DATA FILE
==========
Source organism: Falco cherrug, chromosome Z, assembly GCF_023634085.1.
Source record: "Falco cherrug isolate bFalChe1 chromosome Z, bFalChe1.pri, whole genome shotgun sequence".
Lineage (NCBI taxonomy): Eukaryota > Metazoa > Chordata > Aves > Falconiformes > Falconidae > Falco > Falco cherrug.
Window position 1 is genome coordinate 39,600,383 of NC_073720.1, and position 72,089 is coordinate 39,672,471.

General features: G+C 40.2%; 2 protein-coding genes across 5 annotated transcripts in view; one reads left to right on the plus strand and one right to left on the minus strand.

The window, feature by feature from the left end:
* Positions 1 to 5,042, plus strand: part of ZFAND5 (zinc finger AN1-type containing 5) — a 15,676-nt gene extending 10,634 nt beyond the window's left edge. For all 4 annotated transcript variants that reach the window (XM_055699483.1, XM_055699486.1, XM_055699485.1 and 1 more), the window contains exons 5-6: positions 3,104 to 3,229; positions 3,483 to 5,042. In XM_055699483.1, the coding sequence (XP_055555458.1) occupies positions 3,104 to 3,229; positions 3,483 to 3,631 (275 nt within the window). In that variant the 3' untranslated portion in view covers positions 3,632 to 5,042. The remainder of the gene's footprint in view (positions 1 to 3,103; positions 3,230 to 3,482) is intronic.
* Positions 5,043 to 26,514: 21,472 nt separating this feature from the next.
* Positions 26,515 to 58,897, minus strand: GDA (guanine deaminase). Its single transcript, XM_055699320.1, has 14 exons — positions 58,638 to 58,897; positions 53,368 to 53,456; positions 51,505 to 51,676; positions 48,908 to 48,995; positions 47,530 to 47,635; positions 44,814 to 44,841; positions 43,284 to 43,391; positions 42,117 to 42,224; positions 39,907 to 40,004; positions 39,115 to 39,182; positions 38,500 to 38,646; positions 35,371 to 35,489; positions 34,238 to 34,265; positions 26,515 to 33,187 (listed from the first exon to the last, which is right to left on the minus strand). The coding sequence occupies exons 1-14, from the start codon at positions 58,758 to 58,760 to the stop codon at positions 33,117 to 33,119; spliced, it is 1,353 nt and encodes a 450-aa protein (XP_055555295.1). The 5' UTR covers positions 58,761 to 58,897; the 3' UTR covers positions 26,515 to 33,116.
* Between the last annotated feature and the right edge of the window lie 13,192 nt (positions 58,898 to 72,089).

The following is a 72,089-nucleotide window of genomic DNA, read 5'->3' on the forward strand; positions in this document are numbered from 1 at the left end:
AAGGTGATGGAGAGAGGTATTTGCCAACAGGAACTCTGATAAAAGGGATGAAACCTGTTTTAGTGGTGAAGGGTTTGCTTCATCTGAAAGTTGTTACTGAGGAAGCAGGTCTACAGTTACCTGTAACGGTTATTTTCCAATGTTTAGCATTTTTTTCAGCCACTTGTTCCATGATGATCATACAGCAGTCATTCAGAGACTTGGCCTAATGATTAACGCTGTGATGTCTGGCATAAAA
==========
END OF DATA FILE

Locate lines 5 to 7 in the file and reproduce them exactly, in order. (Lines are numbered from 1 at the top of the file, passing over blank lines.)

General features: G+C 40.2%; 2 protein-coding genes across 5 annotated transcripts in view; one reads left to right on the plus strand and one right to left on the minus strand.

The window, feature by feature from the left end:
* Positions 1 to 5,042, plus strand: part of ZFAND5 (zinc finger AN1-type containing 5) — a 15,676-nt gene extending 10,634 nt beyond the window's left edge. For all 4 annotated transcript variants that reach the window (XM_055699483.1, XM_055699486.1, XM_055699485.1 and 1 more), the window contains exons 5-6: positions 3,104 to 3,229; positions 3,483 to 5,042. In XM_055699483.1, the coding sequence (XP_055555458.1) occupies positions 3,104 to 3,229; positions 3,483 to 3,631 (275 nt within the window). In that variant the 3' untranslated portion in view covers positions 3,632 to 5,042. The remainder of the gene's footprint in view (positions 1 to 3,103; positions 3,230 to 3,482) is intronic.